Date of Award
Doctor of Education (EdD)
Curriculum & Instruction
Dr. James Jupp
Dr. Laura Jewett
Dr. Jair Aguilar
This research follows the tenets of qualitative-interpretivist research. The study focused on the following question: What are the testimonios of immigrant students in a middle school and how do their narratives of schooling emerge in their stories? The stories of immigrant students’ educational experiences attending U.S. schools, in particular South Texas Middle School, and their parent’s discourses on border crossings were taken via testimonio. The methodology was constructed from the theoretical frames of four emancipatory types of frameworks used, that consisted of Critical Race Theory, Latino/Latina Critical Theory, Subtractive Schooling, and Funds of Knowledge. Five emergent themes originated from the data that included: Transnational Immigrants from Reynosa, Preoccupation with English Language, Reynosa Schools vs. U.S. Schools and Inequalities, Participation in Classes & Extra Curriculars, Narrow Evidence of Participation and Life in Reynosa vs. Life in the U.S. Escaping Poverty, Crime and Insecurity en el otro lado.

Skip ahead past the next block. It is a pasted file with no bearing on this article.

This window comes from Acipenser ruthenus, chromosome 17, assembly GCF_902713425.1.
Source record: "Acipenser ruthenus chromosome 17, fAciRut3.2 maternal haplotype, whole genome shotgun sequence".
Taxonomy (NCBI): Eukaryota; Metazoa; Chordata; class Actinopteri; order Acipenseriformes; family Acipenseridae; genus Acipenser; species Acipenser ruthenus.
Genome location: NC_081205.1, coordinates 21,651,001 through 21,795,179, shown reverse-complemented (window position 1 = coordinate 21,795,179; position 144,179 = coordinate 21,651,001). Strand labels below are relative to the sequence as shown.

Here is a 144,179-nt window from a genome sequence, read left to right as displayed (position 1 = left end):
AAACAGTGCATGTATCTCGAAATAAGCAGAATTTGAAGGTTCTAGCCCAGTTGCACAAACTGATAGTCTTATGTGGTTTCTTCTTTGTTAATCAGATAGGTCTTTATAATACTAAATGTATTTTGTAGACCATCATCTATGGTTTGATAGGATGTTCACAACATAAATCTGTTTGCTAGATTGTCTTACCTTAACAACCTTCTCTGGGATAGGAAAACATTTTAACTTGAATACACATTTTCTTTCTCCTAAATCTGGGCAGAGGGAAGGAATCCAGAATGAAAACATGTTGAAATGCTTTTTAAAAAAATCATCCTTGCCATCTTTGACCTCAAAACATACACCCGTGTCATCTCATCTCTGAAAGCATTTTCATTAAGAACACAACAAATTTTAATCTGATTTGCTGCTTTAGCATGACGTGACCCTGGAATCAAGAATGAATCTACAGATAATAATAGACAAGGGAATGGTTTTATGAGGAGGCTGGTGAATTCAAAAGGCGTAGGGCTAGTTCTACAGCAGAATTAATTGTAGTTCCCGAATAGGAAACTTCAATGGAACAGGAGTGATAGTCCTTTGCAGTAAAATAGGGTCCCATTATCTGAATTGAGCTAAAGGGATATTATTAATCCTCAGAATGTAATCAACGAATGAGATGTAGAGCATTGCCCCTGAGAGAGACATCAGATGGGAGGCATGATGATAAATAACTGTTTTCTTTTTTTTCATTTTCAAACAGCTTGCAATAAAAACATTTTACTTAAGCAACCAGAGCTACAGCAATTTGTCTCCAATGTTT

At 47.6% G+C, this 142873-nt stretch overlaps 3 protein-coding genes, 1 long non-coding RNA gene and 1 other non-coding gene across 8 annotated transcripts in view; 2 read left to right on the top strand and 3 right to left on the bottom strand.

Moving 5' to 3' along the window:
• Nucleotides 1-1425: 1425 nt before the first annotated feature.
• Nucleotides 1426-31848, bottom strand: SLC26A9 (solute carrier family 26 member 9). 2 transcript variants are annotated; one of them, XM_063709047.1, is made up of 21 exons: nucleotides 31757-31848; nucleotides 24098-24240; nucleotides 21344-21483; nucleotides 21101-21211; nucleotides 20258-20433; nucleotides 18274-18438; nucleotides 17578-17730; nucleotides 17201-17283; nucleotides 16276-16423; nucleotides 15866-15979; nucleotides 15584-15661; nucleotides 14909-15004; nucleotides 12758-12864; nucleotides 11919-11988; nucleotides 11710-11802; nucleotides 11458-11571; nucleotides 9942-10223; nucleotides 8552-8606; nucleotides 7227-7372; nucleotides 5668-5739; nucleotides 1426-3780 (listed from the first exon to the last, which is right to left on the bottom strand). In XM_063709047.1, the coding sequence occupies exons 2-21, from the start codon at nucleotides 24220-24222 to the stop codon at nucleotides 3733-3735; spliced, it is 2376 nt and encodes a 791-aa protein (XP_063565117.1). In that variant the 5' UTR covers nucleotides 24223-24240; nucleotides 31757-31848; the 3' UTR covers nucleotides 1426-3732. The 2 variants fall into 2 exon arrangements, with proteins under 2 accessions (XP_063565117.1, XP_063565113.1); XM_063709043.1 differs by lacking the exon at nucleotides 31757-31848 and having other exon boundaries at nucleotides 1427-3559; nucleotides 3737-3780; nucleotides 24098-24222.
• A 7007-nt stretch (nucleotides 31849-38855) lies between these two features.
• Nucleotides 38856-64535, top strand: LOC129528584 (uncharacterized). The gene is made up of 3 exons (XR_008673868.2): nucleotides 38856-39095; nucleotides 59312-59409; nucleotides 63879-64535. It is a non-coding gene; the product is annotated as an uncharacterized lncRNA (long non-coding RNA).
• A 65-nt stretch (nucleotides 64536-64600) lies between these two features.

Summary of findings reveal that immigrant students attending U.S. schools face issues of racism in overt ways such as lack of instructional supports in Spanish, where schools privilege English, participation in their classes and extracurriculars are limited for recent immigrants.
Gonzalez, Jessica Marie, "What Are the Testimonios of Immigrant Students in a South Texas Middle School and How Do Their Narratives of Schooling Emerge in Their Stories?" (2022). Theses and Dissertations. 1045.